Arising from a question raised by Shane Fearon, who generously provided several of the images below:

Every now and again, we see a block pavement, whether it’s a driveway, patio or a commercial project, which features, if that’s the right word, a number of blocks that seem to retain the moisture for far longer than any of the neighbouring blocks. Understandably, some will think this indicates the blocks are in some way faulty, sub-standard or iffy, but that’s not necessarily the case.

damp block pavers
Shane noticed that the blocks in front of the garage remained damp for much longer than the very same blocks laid in front of the entrance step

The cause for this visible difference in appearance is most commonly* a variation in the concrete used to make the blocks. For all sorts of reasons, the precise “recipe” used to make the concrete will change over time, mainly due to changes in the aggregates used. Most aggregates are sourced as ‘primary’ aggregates, which means they are quarried or dredged natural stone. There are instances of ‘secondary aggregates, that is, recycled stuff, being used particularly as the ‘coarse’ aggregate component, but it’s still relatively limited.

damp blocks close-up
A close-up view of dryer blocks on the left and damper blocks on the right

The cause for this visible difference in appearance is most commonly* a variation in the concrete used to make the blocks. For all sorts of reasons, the precise “recipe” used to make the concrete will change over time, mainly due to changes in the aggregates used. Most aggregates are sourced as ‘primary’ aggregates, which means they are quarried or dredged natural stone. There are instances of ‘secondary aggregates, that is, recycled stuff, being used particularly as the ‘coarse’ aggregate component, but it’s still relatively limited.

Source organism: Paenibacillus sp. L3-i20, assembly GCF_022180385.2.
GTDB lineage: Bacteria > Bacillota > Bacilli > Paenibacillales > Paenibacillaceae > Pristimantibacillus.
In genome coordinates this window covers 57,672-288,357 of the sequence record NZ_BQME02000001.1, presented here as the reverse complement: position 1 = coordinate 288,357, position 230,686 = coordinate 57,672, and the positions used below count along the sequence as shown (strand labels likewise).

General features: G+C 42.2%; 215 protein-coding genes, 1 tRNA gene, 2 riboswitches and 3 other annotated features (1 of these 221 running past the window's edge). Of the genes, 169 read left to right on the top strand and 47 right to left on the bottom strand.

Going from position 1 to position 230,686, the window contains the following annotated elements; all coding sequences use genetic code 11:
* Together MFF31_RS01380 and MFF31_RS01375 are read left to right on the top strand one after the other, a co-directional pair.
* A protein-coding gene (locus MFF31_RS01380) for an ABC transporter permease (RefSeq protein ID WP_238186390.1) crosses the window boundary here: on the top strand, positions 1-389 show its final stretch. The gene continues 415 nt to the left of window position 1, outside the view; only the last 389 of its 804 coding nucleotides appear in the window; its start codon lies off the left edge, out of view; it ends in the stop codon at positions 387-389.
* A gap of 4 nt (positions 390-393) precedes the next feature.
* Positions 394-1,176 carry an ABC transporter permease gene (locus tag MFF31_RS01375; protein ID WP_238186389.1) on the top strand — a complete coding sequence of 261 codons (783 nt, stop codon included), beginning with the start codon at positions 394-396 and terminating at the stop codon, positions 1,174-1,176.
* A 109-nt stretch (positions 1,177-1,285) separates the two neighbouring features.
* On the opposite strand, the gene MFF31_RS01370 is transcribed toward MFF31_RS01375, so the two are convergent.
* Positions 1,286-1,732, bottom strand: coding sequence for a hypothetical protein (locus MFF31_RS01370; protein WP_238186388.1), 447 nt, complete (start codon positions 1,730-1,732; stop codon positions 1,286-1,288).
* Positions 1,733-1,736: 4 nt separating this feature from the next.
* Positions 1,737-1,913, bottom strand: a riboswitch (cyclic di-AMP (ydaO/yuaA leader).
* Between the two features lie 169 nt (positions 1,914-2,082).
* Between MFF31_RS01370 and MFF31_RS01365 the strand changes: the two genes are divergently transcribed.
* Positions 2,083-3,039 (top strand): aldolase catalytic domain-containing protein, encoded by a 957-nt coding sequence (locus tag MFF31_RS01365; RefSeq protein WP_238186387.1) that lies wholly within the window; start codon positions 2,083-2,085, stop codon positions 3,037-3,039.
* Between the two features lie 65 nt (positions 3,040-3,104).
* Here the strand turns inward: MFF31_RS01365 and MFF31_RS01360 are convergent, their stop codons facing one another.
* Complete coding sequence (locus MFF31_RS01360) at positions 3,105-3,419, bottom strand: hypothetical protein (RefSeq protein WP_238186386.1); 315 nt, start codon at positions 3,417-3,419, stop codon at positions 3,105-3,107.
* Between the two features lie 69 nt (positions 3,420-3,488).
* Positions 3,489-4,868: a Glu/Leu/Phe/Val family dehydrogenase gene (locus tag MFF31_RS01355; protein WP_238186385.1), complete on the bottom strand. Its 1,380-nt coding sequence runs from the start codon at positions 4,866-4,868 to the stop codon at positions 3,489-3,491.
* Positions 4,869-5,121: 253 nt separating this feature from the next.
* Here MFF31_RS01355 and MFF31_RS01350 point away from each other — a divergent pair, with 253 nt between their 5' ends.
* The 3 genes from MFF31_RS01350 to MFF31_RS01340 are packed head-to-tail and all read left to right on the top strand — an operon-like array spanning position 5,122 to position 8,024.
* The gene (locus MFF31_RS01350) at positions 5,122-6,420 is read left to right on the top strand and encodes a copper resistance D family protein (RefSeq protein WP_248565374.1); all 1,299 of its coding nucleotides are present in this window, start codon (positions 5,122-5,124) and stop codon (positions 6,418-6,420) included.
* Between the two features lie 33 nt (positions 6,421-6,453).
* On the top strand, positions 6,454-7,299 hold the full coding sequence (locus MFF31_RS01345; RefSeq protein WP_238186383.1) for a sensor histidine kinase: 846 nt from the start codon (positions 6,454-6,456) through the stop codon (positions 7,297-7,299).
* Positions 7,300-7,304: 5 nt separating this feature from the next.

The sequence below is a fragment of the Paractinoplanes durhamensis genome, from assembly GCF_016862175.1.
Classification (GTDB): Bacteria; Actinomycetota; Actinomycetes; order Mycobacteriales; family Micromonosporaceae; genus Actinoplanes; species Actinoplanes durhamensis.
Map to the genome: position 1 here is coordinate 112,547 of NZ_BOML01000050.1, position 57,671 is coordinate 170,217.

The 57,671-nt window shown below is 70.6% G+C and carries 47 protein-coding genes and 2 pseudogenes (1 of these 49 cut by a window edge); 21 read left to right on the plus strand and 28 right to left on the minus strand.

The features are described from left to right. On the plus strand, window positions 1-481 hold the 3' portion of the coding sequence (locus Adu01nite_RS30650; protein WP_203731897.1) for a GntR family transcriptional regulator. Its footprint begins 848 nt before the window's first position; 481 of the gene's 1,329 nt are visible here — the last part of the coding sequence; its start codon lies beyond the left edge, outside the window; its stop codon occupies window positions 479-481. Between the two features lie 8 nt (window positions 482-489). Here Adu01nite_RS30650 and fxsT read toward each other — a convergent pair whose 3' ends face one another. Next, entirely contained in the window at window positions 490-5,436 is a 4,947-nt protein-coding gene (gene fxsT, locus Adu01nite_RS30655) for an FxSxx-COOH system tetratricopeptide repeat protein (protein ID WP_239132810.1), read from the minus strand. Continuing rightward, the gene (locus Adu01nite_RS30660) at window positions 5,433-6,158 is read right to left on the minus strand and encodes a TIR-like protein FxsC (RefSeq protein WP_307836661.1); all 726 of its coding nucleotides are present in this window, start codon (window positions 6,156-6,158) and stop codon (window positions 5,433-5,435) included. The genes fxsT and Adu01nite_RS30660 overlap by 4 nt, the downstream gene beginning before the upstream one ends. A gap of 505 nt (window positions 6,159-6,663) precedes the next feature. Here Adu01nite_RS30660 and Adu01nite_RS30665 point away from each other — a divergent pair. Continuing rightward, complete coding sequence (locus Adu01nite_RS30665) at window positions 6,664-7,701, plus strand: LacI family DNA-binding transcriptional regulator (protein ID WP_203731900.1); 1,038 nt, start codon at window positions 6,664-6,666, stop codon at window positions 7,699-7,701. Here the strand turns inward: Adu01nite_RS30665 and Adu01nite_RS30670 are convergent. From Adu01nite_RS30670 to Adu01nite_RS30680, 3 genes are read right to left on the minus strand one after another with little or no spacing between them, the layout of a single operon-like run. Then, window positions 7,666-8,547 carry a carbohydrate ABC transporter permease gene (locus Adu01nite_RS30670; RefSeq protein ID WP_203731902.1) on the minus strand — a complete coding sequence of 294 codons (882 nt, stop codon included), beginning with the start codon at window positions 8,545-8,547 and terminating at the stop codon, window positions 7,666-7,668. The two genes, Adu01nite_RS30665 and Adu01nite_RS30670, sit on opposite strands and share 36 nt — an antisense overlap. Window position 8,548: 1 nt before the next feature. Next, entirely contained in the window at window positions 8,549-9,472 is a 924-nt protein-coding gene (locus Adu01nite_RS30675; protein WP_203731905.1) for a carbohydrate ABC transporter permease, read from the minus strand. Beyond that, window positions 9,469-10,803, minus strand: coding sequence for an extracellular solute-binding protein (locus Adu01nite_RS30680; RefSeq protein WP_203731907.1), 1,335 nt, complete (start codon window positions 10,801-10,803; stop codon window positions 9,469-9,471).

As a ‘natural’ product, the stone used, whether it’s the chunkier gravel (coarse aggregate) or the essential sand (fine aggregate), can, and does, vary. Rock strata within quarries will vary in the nature of the stone; supply issues can mean different quarries have to be used; differing processing within various quarries can affect the nature of the aggregate produced; and, when it comes to dredged aggregates, the quality and nature of the aggregate will vary depending on just which stretch of the river/lake/sea is being dredged at any particular time.

board vs mould face
It often shows up best with weathered blocks, but from new there *is* a difference between board face and mould face
damp blocks from above
The difference becomes really obvious when viewed from above

So: there is variation in the aggregates (both coarse and fine) and this will impact the concrete that is produced using those aggregates. The batch plant can tweak the recipe to ensure it meets the essential strength requirements, but one criterion that doesn’t seem to be taken into account – because it doesn’t form a critical part of the BS EN Manufacturing Standard – is the resultant concrete’s ability to absorb or repel surface water.

Consequently, some batches may produce a concrete that retains water for longer than a previous or subsequent batch produced a few days sooner or later.

This explains why some pavements will seem to remain damp-looking for longer than others: a simple variation in the nature of the aggregates used to create the concrete used to make the blocks.

damp tumbled blocks
It’s noticeable that it’s just the one size of block in this three-size mix that’s affected by the damp issue

This is not, in any way, a problem that need cause concern. The overwhelming majority of concrete block pavers made in Britain and Ireland not only meet the manufacturing standard, they exceed it by quite some way, and this ‘damp look’ is in no way detrimental to the long-term performance or service life.

Admittedly, it can look a little off-putting, even more so when the driveway comprises a number of different sized blocks and only one size is exhibiting the phenomenon (obviously, block made on a different day with slightly different concrete), but it really isn’t anything to worry about.

damp tumbled blocks close-up
While many blocks seem damp when first laid, an hour or so later, they’ve usually dried off….but some don’t!

And the good news is that it is an effect that dissipates over time, Little by little, the pores (interstices) within the concrete of the blocks become filled by means of crystal growth within the concrete, or just with fine dust from the environment, and the capacity to hold on to water is reduced. Very often, in 2-3 years, the effect is no longer visible and the whole pavement looks as one.

damp blocks after a few months
Gradually, the blocks do 'dry out' and become indistinguishable from their neighbours...eventually!